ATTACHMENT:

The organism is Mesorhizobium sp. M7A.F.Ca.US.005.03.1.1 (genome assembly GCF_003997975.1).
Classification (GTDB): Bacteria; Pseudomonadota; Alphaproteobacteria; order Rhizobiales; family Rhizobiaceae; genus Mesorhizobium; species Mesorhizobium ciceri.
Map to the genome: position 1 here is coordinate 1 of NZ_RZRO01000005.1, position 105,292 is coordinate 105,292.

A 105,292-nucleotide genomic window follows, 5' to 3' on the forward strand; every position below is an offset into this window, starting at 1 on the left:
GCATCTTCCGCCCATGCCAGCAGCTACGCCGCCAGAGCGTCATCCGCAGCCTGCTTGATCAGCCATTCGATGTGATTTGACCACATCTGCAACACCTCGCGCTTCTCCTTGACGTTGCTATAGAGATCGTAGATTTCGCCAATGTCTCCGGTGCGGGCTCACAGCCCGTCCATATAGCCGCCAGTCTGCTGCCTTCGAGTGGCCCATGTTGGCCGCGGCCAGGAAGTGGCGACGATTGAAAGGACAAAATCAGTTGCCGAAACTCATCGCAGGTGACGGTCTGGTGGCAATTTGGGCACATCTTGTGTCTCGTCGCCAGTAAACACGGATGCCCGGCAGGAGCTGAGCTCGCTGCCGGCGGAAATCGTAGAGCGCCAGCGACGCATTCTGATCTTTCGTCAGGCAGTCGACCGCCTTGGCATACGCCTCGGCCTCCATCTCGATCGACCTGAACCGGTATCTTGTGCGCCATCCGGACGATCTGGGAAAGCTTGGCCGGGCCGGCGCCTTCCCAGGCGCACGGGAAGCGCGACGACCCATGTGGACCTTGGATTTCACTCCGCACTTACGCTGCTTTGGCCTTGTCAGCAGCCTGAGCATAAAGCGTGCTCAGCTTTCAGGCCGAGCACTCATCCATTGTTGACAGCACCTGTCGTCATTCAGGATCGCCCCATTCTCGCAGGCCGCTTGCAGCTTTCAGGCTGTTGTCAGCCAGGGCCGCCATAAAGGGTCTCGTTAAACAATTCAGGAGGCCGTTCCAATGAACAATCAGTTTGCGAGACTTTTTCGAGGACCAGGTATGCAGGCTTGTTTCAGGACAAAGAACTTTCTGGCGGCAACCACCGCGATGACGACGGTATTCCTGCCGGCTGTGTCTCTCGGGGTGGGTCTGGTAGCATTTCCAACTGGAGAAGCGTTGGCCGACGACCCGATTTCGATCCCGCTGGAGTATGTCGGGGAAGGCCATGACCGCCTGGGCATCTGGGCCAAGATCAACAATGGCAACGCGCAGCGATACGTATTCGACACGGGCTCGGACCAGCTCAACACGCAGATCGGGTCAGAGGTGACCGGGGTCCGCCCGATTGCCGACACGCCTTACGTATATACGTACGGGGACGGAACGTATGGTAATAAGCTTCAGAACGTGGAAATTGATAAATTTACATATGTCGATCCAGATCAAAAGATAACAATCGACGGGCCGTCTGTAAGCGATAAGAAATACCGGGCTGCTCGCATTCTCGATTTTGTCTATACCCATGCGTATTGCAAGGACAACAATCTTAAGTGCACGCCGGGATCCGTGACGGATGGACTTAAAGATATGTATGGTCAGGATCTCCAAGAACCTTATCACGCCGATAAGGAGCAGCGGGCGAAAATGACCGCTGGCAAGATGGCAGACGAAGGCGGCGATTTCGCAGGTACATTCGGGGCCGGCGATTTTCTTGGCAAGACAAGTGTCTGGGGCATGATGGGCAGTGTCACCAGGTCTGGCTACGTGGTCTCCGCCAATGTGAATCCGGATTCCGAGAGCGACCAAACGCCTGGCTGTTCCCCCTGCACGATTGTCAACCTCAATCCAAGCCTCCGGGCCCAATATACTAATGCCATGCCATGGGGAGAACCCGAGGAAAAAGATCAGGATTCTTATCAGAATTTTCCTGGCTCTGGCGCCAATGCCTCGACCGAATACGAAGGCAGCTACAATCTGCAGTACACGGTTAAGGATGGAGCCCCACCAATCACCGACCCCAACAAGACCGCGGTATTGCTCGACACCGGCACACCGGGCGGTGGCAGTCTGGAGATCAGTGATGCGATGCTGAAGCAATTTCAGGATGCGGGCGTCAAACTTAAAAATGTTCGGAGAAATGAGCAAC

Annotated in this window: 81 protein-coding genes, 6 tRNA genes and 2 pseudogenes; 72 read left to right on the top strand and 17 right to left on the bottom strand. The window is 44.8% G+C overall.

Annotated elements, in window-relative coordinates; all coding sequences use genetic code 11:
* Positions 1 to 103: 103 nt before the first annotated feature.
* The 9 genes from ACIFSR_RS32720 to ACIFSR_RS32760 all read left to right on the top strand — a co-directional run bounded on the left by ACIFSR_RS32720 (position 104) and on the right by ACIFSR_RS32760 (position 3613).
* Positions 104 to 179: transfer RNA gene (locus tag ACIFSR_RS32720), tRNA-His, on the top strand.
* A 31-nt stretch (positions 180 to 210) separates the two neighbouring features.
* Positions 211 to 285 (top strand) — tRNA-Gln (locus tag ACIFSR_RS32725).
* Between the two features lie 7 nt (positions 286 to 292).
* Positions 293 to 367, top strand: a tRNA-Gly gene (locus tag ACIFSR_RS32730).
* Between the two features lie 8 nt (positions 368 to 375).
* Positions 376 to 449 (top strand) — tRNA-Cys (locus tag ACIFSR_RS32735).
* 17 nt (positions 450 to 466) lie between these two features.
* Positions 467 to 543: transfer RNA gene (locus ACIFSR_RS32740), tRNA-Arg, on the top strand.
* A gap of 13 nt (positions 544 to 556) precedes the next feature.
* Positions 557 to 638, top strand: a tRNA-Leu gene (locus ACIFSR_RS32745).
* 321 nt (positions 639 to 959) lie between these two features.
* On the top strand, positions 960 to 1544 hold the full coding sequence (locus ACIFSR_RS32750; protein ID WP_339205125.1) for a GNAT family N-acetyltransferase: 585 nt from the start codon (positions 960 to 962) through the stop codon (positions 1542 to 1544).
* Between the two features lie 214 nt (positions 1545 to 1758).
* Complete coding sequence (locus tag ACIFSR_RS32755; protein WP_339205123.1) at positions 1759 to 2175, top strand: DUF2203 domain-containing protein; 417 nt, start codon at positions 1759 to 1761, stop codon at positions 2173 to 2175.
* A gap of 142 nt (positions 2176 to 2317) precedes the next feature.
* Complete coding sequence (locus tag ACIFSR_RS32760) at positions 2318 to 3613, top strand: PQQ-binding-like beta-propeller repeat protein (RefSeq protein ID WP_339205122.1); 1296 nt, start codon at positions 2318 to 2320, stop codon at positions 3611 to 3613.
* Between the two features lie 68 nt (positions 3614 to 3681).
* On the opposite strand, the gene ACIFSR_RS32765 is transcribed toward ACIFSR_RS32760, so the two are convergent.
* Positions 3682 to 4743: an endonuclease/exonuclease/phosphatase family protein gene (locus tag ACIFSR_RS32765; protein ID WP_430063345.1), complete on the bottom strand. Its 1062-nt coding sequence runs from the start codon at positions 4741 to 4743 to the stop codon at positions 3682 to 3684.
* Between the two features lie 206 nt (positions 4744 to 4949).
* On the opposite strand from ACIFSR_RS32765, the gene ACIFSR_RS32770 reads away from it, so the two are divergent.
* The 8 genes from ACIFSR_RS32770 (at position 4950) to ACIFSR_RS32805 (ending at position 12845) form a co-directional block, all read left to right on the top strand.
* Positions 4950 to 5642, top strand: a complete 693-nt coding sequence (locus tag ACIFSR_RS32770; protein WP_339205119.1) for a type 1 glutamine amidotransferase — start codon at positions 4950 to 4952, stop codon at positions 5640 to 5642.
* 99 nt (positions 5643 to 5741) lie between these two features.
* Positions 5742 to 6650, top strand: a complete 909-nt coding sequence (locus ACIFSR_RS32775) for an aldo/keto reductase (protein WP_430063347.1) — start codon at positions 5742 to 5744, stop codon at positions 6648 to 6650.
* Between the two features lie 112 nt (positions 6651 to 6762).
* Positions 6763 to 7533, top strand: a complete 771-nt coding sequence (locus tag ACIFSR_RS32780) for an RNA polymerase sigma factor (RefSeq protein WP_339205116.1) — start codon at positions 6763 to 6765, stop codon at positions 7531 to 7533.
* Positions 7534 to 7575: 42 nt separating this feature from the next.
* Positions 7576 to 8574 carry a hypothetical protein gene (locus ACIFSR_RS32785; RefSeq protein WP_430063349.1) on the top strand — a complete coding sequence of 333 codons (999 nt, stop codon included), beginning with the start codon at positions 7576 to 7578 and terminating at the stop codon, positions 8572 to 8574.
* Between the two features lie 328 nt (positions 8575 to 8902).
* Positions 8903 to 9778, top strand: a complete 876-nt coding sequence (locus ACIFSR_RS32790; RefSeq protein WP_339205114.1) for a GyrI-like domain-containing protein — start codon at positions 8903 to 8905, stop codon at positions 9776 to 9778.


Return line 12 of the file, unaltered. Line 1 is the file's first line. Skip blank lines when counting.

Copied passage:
* Positions 211 to 285 (top strand) — tRNA-Gln (locus tag ACIFSR_RS32725).